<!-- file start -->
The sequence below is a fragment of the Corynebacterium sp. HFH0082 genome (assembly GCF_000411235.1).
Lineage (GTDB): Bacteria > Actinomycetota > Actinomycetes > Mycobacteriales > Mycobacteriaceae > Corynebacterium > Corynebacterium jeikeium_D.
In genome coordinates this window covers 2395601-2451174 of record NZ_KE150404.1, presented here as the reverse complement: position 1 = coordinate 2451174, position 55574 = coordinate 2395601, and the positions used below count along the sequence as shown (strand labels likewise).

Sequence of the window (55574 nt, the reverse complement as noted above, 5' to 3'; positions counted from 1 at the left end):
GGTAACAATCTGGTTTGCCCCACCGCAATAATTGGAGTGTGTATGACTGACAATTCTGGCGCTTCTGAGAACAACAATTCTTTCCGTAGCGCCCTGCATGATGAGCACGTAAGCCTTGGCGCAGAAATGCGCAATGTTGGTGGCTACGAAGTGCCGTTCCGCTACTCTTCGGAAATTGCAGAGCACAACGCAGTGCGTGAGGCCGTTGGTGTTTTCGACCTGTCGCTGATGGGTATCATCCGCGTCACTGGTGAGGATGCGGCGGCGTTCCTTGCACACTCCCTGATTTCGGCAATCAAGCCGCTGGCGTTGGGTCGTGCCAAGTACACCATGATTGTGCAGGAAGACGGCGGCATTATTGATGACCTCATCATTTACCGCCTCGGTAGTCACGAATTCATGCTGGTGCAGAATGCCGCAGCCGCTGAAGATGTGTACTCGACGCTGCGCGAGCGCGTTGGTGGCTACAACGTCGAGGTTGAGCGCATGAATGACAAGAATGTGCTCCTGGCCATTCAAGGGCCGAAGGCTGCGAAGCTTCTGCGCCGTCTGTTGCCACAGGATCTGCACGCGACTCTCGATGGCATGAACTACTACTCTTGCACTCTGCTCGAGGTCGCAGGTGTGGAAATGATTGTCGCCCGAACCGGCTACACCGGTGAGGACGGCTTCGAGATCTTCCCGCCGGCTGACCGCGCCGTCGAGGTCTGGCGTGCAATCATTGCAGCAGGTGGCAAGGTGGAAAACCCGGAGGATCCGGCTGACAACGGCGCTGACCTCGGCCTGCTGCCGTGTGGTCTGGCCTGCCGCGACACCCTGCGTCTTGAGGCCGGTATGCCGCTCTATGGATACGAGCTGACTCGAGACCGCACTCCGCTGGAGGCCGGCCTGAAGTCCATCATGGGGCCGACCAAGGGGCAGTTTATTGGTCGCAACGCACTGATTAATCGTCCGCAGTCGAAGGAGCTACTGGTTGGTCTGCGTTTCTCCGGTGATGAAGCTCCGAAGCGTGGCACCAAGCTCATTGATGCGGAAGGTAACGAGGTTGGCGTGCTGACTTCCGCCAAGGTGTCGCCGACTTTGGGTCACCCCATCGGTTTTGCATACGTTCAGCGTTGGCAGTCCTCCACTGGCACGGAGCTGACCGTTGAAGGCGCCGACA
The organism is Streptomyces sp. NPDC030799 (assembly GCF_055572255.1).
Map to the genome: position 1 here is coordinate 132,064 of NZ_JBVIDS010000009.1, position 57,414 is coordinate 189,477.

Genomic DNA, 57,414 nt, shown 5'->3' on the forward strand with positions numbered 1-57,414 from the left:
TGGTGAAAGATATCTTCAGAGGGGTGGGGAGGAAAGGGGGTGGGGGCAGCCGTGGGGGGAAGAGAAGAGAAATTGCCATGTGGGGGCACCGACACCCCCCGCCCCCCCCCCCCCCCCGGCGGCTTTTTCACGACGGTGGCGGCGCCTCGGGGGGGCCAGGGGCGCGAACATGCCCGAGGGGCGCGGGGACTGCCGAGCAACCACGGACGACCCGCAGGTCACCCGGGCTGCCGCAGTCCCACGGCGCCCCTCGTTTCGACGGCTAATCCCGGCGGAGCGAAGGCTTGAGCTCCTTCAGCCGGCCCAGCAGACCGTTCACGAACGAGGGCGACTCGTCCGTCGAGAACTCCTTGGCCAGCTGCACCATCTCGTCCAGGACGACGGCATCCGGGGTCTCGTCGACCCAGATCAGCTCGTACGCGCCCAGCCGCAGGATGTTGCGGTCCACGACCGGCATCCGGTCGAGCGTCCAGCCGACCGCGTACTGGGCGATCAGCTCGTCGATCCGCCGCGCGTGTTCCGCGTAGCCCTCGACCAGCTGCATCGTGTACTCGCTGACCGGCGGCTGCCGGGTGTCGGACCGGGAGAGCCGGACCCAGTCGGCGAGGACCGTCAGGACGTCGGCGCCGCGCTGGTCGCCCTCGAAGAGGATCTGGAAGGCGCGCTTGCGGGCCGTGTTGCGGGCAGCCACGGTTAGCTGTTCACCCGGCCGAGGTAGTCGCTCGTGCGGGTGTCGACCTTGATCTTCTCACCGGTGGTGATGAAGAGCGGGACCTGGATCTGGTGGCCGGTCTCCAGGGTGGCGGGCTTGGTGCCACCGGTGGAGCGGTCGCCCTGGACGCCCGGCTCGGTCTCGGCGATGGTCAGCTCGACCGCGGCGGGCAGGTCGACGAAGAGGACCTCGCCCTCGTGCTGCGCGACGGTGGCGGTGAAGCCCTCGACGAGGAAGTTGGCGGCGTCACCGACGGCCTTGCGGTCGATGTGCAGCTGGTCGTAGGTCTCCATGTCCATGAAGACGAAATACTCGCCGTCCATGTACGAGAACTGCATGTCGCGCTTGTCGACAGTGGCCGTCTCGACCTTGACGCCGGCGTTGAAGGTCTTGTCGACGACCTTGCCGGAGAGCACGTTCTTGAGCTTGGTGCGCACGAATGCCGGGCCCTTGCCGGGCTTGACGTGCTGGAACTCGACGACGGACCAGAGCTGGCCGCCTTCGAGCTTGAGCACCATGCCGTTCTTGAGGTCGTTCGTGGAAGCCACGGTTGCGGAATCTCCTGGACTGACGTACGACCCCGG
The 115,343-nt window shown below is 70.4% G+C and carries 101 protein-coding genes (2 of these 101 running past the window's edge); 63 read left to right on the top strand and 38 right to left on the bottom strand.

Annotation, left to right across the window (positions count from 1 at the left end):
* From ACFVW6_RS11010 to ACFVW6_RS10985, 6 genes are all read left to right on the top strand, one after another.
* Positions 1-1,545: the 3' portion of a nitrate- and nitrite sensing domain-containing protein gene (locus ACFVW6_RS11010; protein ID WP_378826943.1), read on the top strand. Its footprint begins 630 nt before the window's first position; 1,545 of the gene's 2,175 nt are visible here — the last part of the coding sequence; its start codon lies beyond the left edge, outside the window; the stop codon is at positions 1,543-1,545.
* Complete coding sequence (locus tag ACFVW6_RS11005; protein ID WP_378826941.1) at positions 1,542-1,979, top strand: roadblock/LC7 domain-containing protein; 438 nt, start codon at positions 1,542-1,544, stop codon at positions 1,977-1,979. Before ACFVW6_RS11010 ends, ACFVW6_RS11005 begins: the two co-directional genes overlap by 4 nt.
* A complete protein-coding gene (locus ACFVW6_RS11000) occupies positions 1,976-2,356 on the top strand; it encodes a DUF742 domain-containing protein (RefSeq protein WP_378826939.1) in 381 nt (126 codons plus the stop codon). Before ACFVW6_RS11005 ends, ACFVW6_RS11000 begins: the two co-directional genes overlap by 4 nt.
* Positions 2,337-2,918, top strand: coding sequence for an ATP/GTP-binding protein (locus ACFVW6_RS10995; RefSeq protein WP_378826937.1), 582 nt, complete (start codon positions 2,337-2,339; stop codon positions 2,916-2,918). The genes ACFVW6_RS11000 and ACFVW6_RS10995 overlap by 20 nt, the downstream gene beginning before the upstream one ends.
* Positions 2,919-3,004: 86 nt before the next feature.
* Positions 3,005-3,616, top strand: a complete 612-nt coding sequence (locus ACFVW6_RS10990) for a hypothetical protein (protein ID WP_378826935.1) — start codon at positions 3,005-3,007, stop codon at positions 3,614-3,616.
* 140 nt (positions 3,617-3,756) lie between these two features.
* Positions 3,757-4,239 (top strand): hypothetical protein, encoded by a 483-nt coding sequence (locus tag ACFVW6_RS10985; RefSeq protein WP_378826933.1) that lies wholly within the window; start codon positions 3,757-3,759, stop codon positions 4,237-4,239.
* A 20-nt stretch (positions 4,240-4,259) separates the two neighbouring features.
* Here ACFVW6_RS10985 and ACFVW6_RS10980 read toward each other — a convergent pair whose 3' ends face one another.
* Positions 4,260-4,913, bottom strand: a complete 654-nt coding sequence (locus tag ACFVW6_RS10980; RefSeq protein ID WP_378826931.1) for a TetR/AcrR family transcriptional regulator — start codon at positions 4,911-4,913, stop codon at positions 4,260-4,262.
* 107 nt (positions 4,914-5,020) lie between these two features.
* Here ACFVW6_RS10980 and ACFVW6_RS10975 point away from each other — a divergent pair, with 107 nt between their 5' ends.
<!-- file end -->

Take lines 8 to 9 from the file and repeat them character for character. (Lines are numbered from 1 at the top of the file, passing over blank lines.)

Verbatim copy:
Genomic DNA, 57,414 nt, shown 5'->3' on the forward strand with positions numbered 1-57,414 from the left:
TGGTGAAAGATATCTTCAGAGGGGTGGGGAGGAAAGGGGGTGGGGGCAGCCGTGGGGGGAAGAGAAGAGAAATTGCCATGTGGGGGCACCGACACCCCCCGCCCCCCCCCCCCCCCCGGCGGCTTTTTCACGACGGTGGCGGCGCCTCGGGGGGGCCAGGGGCGCGAACATGCCCGAGGGGCGCGGGGACTGCCGAGCAACCACGGACGACCCGCAGGTCACCCGGGCTGCCGCAGTCCCACGGCGCCCCTCGTTTCGACGGCTAATCCCGGCGGAGCGAAGGCTTGAGCTCCTTCAGCCGGCCCAGCAGACCGTTCACGAACGAGGGCGACTCGTCCGTCGAGAACTCCTTGGCCAGCTGCACCATCTCGTCCAGGACGACGGCATCCGGGGTCTCGTCGACCCAGATCAGCTCGTACGCGCCCAGCCGCAGGATGTTGCGGTCCACGACCGGCATCCGGTCGAGCGTCCAGCCGACCGCGTACTGGGCGATCAGCTCGTCGATCCGCCGCGCGTGTTCCGCGTAGCCCTCGACCAGCTGCATCGTGTACTCGCTGACCGGCGGCTGCCGGGTGTCGGACCGGGAGAGCCGGACCCAGTCGGCGAGGACCGTCAGGACGTCGGCGCCGCGCTGGTCGCCCTCGAAGAGGATCTGGAAGGCGCGCTTGCGGGCCGTGTTGCGGGCAGCCACGGTTAGCTGTTCACCCGGCCGAGGTAGTCGCTCGTGCGGGTGTCGACCTTGATCTTCTCACCGGTGGTGATGAAGAGCGGGACCTGGATCTGGTGGCCGGTCTCCAGGGTGGCGGGCTTGGTGCCACCGGTGGAGCGGTCGCCCTGGACGCCCGGCTCGGTCTCGGCGATGGTCAGCTCGACCGCGGCGGGCAGGTCGACGAAGAGGACCTCGCCCTCGTGCTGCGCGACGGTGGCGGTGAAGCCCTCGACGAGGAAGTTGGCGGCGTCACCGACGGCCTTGCGGTCGATGTGCAGCTGGTCGTAGGTCTCCATGTCCATGAAGACGAAATACTCGCCGTCCATGTACGAGAACTGCATGTCGCGCTTGTCGACAGTGGCCGTCTCGACCTTGACGCCGGCGTTGAAGGTCTTGTCGACGACCTTGCCGGAGAGCACGTTCTTGAGCTTGGTGCGCACGAATGCCGGGCCCTTGCCGGGCTTGACGTGCTGGAACTCGACGACGGACCAGAGCTGGCCGCCTTCGAGCTTGAGCACCATGCCGTTCTTGAGGTCGTTCGTGGAAGCCACGGTTGCGGAATCTCCTGGACTGACGTACGACCCCGG